As experts in “green” remedies to control fouling and biocontamination, Aequor was invited to work with one of the U.S. National Labs under a Department of Energy program to address operational inefficiencies in the fermentation of cellulosic residues into bioethanol. It is widely known that bacteria rapidly attack the yeast used in the fermentation process. This causes biomass production inefficiencies and rapid failure, that requires shutting down and decontaminating the system, and reseeding it to start the process again. Aequor developed a drop-in formulation for any size fermentation system using common stains of algae and yeast that boosts profitability by up to 30% in less time and without the need for antibiotics or disinfectants, contributing to a safe, reliable – and profitable – supply of biomass at scale and contributing to the production of more stable biofuels.

Biofuels from cellulosic ethanol are assessed for their stability and storage life compared to fossil fuels. Water can eventually separate out of the biofuels, which rapidly contaminates with bacteria that form biofilm slime, corrosion, and other inefficiencies in storage tanks, pipelines, injectors, components, etc. Aequor has developed products to address stability issues to encourage widespread adoption of renewable fuels.

Since the transportation industry is considered the #1 emitter of greenhouse gases and widespread electrification will take years to be adopted, additional government incentives for the agricultural sector enable the commercial-scale development of greener fuels from renewable feedstocks for cars. Ethanol is considered the highest-octane additive commercially available, increasing mileage and reducing air pollution from fine particulate matter (PM) emitted in gasoline exhaust. Replacing fossil-based aromatics with bioethanol that is blended with gasoline at the pump is today considered the quickest way for countries to meet their UN carbon emission reduction targets. It is estimated that ethanol at the current 10% blend level in the U.S. is already displacing more than 8 billion gallons of aromatics; blends up to 30% are projected to be phased in shortly. Bioethanol from crop residues has been the fastest growing U.S. agricultural export for the past five years to help many countries meet their emissions reduction commitments.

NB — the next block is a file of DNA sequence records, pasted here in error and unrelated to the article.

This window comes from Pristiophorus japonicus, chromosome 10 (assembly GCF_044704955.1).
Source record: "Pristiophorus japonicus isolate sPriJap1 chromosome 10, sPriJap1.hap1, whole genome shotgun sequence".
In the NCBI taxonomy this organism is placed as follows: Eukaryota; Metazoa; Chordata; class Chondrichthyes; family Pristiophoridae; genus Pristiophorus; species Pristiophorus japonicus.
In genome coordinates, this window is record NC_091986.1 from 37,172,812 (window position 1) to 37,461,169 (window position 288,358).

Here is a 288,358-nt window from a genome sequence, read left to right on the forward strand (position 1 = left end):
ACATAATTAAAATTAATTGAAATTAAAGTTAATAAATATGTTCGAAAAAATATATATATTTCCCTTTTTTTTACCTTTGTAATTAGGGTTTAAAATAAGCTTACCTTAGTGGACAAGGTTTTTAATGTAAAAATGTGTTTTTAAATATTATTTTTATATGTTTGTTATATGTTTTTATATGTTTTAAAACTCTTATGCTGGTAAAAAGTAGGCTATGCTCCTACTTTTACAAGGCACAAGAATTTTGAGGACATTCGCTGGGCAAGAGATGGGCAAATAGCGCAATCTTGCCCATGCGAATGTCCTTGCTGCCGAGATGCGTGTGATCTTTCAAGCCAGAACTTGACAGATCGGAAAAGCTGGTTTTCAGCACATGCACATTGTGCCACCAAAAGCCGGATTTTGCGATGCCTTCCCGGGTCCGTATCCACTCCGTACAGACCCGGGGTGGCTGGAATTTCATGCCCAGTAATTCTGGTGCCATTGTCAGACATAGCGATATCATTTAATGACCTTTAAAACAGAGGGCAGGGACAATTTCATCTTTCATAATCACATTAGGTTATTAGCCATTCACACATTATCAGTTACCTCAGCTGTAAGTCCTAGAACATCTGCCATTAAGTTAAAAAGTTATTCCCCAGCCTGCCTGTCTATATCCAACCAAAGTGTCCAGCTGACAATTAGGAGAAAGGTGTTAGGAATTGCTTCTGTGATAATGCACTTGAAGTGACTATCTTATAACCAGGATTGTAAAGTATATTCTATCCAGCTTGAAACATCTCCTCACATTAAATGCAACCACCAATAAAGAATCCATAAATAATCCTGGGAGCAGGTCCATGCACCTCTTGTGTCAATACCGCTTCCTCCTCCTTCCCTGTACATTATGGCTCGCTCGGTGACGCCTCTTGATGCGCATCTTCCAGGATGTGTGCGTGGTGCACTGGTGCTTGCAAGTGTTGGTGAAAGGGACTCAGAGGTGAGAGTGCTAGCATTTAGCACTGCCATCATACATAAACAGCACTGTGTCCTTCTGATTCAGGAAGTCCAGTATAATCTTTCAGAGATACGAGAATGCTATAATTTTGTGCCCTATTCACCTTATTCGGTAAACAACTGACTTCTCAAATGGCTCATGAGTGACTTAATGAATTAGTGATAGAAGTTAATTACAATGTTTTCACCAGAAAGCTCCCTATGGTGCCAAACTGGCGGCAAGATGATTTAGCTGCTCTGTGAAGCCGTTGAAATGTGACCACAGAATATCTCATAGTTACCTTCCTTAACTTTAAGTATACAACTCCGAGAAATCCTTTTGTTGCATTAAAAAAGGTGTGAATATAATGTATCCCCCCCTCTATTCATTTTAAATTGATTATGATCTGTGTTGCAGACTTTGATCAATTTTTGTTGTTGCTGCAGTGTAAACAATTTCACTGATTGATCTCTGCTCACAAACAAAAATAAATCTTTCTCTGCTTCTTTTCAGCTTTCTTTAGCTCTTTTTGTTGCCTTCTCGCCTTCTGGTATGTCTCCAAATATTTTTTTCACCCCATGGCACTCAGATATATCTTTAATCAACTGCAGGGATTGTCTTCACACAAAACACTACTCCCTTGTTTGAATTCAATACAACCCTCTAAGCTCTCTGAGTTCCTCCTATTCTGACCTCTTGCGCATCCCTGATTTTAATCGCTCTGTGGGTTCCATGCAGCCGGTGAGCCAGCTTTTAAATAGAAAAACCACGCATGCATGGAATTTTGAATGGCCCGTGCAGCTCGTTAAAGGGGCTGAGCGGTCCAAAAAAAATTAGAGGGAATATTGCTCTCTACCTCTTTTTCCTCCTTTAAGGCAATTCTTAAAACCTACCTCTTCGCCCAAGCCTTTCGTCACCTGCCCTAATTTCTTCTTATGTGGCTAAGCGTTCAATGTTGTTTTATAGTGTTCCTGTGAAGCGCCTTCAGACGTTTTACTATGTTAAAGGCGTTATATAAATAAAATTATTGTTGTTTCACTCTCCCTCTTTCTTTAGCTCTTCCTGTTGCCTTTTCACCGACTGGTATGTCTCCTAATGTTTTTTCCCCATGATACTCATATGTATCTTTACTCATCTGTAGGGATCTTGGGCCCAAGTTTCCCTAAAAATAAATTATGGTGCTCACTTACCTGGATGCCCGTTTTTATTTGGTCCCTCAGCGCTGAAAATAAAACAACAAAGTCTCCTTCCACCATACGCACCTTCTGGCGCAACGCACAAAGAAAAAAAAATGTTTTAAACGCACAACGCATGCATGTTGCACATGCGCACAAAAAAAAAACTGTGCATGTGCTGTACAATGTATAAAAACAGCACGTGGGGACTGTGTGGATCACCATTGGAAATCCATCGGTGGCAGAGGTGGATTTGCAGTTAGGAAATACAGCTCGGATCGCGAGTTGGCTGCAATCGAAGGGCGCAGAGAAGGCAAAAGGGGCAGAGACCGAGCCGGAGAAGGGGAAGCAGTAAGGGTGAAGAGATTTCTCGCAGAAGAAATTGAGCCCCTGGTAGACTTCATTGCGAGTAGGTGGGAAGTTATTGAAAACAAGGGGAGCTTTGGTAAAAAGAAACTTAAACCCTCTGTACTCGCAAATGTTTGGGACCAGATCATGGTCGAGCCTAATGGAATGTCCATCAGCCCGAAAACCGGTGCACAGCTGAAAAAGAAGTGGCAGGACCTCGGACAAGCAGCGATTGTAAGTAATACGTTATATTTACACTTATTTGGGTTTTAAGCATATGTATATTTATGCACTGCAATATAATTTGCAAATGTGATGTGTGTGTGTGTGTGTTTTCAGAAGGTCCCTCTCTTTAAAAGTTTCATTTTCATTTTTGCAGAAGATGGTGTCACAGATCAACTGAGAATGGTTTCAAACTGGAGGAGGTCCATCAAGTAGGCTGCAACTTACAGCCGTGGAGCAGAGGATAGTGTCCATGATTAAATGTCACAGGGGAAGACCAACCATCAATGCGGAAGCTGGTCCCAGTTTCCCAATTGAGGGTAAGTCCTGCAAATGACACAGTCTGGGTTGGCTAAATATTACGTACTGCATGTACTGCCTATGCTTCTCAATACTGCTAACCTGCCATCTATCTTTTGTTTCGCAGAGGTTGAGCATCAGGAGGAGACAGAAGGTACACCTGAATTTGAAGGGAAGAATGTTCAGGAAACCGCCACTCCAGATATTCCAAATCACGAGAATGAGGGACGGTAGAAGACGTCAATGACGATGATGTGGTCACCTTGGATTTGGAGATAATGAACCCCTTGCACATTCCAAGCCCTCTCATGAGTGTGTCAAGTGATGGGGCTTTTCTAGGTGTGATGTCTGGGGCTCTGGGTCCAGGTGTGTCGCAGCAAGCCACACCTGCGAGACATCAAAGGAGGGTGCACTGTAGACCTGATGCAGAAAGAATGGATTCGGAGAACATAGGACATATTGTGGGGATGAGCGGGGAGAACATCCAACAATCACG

Other biofuels include biodiesel, renewable diesel, and sustainable aviation fuels (SAFs). Aviation accounts for 2-3% of global CO2 emissions and air travel is expected to double in the next 15 years. The International Air Transport Association (IATA) has already committed to achieving carbon neutral growth from 2020 onwards and net-zero carbon emissions by 2050. The use of SAFS reduce greenhouse gas (GHG) emissions by up to 80%* compared to fossil jet fuel. The major airlines are signing on to use SAFs bolstering demand for renewable feedstock production.

Author: Marilyn J.  Bruno, Ph.D.
[email protected]

1Algae-fueled bioreactor soaks up CO2 400x more effectively than trees. (2019) Retrieved from

2Algae Market. (2022) Retrieved from  

3Market Research Report. (2020) Retrieved from

Printed in Issue 2, 2022 of Carbon Capture Magazine